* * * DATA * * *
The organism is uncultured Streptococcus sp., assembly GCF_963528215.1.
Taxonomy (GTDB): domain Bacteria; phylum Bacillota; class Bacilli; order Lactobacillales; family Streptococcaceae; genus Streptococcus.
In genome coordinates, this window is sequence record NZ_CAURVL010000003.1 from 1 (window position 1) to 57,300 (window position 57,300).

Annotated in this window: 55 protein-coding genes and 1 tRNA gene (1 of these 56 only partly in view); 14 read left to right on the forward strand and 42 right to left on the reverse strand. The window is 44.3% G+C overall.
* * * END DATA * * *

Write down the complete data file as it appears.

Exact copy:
The organism is uncultured Streptococcus sp., assembly GCF_963528215.1.
Taxonomy (GTDB): domain Bacteria; phylum Bacillota; class Bacilli; order Lactobacillales; family Streptococcaceae; genus Streptococcus.
In genome coordinates, this window is sequence record NZ_CAURVL010000003.1 from 1 (window position 1) to 57,300 (window position 57,300).

Annotated in this window: 55 protein-coding genes and 1 tRNA gene (1 of these 56 only partly in view); 14 read left to right on the forward strand and 42 right to left on the reverse strand. The window is 44.3% G+C overall.